Once you get a telescope, to put it to good use you'll need a much more detailed, large-scale sky atlas (set of charts). The basic standard is the Pocket Sky Atlas (in either the original or Jumbo Edition), which shows all stars to magnitude 7.6.

Pocket Sky Atlas cover, Jumbo edition
The Pocket Sky Atlas plots 30,796 stars to magnitude 7.6, and hundreds of telescopic galaxies, star clusters, and nebulae among them. Shown here is the Jumbo Edition, which is in hard covers and enlarged for easier reading outdoors by red flashlight. Sample charts. More about the current editions.

Next up is the larger and deeper Sky Atlas 2000.0, plotting stars to magnitude 8.5; nearly three times as many. The next up, once you know your way around, are the even larger Interstellarum atlas (stars to magnitude 9.5) or Uranometria 2000.0 (stars to mag 9.75). And read How to Use a Star Chart with a Telescope. It applies just as much to charts on your phone or tablet as to charts on paper.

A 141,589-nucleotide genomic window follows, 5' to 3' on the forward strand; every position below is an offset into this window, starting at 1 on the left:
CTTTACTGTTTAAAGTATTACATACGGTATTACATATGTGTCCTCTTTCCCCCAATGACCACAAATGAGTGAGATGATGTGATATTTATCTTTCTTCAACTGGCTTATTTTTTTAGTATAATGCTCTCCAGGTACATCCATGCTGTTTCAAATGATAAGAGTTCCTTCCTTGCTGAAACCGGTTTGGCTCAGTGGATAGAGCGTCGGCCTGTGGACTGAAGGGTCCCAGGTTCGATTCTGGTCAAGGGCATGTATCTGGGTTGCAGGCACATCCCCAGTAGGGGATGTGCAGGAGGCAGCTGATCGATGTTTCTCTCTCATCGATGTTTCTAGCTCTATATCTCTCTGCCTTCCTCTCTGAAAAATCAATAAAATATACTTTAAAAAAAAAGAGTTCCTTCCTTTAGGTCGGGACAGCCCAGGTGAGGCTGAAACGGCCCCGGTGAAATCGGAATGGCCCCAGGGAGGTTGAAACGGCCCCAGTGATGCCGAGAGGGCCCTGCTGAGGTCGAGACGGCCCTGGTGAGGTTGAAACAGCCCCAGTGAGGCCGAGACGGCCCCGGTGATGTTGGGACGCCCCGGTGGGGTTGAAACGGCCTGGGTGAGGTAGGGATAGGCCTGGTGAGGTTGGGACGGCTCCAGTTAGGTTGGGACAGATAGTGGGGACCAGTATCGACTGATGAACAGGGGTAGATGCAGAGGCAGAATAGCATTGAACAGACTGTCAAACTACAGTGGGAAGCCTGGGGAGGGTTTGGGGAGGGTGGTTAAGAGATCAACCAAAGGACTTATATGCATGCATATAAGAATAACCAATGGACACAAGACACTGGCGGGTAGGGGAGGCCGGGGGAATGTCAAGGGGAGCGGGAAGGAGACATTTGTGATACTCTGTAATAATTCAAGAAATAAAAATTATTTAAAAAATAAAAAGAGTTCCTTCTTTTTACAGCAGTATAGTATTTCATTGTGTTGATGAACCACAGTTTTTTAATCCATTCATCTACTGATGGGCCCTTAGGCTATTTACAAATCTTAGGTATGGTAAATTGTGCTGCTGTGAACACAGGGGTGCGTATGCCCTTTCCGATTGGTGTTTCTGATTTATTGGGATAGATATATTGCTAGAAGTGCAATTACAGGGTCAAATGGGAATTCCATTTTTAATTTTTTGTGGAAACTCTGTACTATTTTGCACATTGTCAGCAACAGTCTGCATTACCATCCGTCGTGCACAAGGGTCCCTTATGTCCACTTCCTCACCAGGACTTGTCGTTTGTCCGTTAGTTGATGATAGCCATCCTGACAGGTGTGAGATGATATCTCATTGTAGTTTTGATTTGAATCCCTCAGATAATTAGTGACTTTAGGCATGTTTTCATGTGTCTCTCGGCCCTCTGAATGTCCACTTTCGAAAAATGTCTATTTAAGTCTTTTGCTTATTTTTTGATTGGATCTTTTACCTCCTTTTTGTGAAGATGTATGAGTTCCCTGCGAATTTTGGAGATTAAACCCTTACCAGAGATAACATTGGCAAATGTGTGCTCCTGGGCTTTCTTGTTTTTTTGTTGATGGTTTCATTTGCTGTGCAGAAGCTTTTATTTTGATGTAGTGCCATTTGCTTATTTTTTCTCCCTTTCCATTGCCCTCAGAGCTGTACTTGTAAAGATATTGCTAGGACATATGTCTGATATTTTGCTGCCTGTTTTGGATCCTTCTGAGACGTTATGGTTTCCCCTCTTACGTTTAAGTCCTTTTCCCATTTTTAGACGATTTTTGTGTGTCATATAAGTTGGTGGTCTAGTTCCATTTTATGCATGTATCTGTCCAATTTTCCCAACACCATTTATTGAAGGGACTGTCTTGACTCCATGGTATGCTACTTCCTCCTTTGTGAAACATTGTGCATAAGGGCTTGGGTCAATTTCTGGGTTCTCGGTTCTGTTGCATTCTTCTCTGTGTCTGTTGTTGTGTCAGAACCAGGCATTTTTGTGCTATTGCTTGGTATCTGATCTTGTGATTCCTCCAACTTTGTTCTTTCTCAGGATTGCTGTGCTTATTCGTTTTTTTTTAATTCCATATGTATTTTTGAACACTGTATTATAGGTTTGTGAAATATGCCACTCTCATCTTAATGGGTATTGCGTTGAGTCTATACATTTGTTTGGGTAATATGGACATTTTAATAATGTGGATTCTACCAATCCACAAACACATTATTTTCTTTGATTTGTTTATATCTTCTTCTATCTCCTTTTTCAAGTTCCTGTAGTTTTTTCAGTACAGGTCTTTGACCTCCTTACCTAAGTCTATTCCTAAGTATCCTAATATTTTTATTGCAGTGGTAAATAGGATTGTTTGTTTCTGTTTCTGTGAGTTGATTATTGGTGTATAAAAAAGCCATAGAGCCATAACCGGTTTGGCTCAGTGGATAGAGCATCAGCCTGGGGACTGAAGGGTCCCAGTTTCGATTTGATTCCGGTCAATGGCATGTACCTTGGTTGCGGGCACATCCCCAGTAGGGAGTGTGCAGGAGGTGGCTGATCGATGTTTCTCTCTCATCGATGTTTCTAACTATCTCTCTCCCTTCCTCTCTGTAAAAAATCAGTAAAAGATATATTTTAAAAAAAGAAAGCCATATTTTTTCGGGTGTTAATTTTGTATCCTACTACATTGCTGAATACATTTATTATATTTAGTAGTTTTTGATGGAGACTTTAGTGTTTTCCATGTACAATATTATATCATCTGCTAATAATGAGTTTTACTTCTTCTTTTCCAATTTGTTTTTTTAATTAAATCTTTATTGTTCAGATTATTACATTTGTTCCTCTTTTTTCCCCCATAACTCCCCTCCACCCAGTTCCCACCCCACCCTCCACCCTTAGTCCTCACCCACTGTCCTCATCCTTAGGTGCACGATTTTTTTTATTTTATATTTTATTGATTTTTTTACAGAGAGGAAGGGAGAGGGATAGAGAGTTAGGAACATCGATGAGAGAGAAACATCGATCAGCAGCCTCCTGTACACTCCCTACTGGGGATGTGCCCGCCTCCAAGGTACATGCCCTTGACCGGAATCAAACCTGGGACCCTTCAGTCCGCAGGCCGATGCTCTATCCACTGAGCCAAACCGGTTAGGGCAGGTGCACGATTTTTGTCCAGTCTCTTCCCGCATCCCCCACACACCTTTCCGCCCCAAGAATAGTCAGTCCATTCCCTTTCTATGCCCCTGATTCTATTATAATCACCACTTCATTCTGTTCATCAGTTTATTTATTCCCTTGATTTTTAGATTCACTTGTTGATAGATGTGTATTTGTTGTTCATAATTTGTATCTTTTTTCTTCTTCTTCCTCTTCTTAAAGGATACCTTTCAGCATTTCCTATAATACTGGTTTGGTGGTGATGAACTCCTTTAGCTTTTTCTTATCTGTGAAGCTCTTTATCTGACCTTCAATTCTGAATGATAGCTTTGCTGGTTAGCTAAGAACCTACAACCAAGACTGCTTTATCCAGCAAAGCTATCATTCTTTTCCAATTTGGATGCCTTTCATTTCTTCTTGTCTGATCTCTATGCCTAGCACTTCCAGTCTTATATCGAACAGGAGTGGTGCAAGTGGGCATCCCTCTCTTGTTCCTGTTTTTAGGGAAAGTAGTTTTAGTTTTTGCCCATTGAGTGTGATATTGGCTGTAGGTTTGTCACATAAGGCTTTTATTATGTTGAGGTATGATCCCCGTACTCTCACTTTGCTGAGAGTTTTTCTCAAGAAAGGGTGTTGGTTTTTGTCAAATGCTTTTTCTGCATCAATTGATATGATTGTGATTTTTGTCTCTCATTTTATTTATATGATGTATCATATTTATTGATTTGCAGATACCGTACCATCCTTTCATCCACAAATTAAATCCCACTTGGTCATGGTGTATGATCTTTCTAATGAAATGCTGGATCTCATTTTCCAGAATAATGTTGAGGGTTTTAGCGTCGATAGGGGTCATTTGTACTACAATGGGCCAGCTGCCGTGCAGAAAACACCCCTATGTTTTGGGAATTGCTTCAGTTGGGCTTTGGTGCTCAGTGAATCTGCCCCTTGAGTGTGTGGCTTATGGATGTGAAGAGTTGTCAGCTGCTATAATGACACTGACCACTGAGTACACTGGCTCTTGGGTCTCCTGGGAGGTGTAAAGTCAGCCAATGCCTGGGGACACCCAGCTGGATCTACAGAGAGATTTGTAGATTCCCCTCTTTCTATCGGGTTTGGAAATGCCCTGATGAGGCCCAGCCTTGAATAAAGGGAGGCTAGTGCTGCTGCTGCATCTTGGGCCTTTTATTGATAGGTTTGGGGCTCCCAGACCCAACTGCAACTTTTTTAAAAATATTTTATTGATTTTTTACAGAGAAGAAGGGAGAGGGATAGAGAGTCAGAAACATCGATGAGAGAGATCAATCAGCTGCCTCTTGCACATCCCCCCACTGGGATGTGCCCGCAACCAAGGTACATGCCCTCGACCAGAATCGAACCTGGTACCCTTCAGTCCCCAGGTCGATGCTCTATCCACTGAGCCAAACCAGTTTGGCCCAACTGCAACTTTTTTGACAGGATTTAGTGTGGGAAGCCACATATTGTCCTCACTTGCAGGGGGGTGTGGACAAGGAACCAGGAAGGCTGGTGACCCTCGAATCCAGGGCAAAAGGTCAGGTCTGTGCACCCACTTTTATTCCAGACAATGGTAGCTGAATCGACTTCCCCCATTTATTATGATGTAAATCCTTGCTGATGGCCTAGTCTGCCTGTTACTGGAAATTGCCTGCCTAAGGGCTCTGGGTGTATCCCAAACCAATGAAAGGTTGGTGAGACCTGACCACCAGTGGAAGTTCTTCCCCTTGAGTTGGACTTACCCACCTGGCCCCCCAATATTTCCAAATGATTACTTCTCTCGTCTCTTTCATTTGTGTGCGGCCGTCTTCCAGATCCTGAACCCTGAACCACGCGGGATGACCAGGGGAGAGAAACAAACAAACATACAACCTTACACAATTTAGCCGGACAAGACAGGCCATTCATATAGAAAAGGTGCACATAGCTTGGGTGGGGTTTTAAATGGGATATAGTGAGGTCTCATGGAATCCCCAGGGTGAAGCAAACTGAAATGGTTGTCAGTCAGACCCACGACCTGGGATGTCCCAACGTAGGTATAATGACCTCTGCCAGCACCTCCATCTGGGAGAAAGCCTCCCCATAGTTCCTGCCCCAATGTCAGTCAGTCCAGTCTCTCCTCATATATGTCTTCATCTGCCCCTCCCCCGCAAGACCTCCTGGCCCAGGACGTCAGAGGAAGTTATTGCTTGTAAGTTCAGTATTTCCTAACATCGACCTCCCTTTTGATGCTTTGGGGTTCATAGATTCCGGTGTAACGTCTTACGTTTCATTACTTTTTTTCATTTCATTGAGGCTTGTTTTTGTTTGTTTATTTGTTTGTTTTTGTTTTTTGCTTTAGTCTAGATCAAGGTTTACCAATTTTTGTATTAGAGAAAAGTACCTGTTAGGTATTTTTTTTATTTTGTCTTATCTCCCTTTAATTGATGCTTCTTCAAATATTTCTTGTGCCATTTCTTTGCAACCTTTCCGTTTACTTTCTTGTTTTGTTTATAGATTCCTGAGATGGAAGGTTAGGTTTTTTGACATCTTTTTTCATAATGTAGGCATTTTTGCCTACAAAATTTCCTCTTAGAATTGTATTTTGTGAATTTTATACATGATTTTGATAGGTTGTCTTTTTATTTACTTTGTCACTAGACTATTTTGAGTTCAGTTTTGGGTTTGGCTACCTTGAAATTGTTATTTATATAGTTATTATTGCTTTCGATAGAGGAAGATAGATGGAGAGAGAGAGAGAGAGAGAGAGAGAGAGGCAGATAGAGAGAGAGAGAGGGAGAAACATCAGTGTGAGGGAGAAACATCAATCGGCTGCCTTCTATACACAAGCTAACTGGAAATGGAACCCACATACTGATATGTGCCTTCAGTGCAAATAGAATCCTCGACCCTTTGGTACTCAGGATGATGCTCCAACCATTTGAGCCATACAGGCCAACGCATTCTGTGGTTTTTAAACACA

You'll also want a good deep-sky guidebook. A beloved old classic is the three-volume Burnham's Celestial Handbook. An impressive more modern one is the big Night Sky Observer's Guide set (2+ volumes) by Kepple and Sanner.

Can computerized telescopes replace charts? Not for beginners I don't think, especially not on mounts and tripods that are less than top-quality mechanically. Unless, that is, you prefer spending your time getting finicky technology to work rather than learning the sky. And as Terence Dickinson and Alan Dyer say in their Backyard Astronomer's Guide, "A full appreciation of the universe cannot come without developing the skills to find things in the sky and understanding how the sky works. This knowledge comes only by spending time under the stars with star maps in hand."

If you do get a computerized scope, make sure the drives can be disengaged so you can swing it around and point it readily by hand if you want, rather than only slowly by the electric motors.